Authorities ordered 500 families from their homes around California's largest natural lake, which was creeping higher with yet another El Nino-powered storm on the way.
The latest in a long string of storms was expected to hit drenched Northern California Monday night, bringing more heavy rain but lighter wind than the storm that ravaged the region Saturday.That could mean disaster for residents along Clear Lake - about 110 miles north of San Francisco - who were evacuated Sunday.
"If the lake goes up, most homes would suffer severe damage," said Wilda Shock, an emergency services spokeswoman.
At least nine deaths have been blamed on the weeklong series of storms in California, including two in the southern part of the state, and floods killed 14 in Mexico. More than 1,400 houses and other buildings have been damaged or destroyed in California.
On Sunday, Gov. Pete Wilson declared states of emergency in five more counties, bringing the total to 27, almost half the state. He also asked the federal government to declare the counties disaster areas, which would qualify them for federal relief.
"I think we need to be prepared for a series of storms from across the Pacific," Wilson said Sunday as he toured a weakened levee near Bryte, west of Sacramento.
Clear Lake had risen to 10.53 feet as of midnight - more than 11/2 feet above flood stage and was expected to pass 11 feet sometime Monday. The problem is that when the huge lake, with 110 miles of shoreline, rises, the water has no outlet except a narrow creek.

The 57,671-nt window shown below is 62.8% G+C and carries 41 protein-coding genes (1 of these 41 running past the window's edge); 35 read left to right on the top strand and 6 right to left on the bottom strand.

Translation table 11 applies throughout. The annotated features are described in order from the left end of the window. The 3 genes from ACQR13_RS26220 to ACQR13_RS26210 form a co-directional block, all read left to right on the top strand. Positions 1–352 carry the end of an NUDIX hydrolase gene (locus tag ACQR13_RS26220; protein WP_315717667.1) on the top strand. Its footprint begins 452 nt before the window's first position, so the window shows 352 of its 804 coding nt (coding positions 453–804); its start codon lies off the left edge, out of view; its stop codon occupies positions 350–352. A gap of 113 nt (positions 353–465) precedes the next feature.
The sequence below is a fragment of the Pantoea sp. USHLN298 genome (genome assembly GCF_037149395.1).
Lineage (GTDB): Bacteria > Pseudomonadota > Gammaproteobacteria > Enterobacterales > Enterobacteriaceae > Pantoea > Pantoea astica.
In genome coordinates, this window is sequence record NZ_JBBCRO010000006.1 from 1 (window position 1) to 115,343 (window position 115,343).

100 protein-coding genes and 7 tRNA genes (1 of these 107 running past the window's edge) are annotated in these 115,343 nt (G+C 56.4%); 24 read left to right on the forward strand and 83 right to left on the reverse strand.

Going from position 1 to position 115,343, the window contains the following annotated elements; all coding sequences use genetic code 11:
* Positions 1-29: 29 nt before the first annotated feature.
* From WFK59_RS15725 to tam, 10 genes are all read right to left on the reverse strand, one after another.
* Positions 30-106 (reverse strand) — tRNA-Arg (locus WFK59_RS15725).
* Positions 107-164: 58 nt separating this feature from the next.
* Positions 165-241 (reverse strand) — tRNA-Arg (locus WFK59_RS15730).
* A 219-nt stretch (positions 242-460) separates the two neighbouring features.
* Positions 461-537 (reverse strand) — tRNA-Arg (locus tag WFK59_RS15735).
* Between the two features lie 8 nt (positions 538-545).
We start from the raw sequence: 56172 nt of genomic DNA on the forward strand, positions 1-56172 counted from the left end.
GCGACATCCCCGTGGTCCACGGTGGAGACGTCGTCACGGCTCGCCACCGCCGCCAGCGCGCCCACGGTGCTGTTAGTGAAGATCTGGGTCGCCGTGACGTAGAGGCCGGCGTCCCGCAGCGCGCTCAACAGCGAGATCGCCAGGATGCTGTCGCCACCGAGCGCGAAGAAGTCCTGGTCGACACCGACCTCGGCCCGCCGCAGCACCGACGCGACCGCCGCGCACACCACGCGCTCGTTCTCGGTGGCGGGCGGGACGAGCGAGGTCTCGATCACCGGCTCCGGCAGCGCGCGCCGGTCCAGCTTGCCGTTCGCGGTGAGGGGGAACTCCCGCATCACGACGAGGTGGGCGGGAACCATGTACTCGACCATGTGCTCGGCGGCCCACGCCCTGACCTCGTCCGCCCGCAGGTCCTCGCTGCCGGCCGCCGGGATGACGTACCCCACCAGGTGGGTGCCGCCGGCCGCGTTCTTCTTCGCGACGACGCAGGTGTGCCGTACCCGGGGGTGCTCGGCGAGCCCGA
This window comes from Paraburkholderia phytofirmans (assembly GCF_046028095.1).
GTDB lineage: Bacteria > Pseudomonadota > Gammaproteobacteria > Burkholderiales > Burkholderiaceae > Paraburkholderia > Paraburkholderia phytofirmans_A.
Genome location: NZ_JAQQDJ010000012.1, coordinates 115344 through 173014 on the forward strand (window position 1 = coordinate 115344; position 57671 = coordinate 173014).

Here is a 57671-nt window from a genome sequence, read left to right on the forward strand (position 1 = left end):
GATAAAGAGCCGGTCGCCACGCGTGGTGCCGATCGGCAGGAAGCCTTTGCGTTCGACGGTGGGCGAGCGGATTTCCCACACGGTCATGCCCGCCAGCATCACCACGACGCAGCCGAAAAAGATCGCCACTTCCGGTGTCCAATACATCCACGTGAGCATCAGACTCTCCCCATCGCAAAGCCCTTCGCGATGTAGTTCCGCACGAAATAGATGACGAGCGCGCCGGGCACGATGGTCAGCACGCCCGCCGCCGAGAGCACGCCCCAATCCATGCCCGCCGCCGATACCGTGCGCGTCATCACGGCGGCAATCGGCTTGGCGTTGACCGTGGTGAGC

A dangerous escape valve would be through Clearlake Oaks, which was designed with meandering waterways that run past each house.
"The last time it went over 11 feet was in '86. Buildings were damaged. There was a lot of water," Shock said. "And the wind is a factor - it can break up piers and structures around the lake-front."
Precipitation amounts in the region have doubled the normal level for this time of year. The rain and snow is nearly triple the usual amount for February alone, with up to 9 feet of snow over the past week in the high Sierra Nevada.
In Southern California, powerful waves pounded the beach. At least one home collapsed in Malibu, sending furnishings into the sea, and five others suffered heavy damage.
In the Angeles National Forest, rescuers searched for a 14-year-old missing since he went out of resort boundaries while snowboarding Saturday. The search was suspended because of bad weather and was to resume Monday.
The storm also hit Tijuana, Mexico, where flash floods Sunday killed at least 14 people and forced hundreds from their homes.
At tiny Rio Nido north of San Francisco, where a half-dozen homes slid down rain-weakened hillsides, residents spent Sunday cleaning up.
But a yawning 40-foot crack in a wooded canyon wall above the hamlet threatened to send even more mud hurtling down the slope.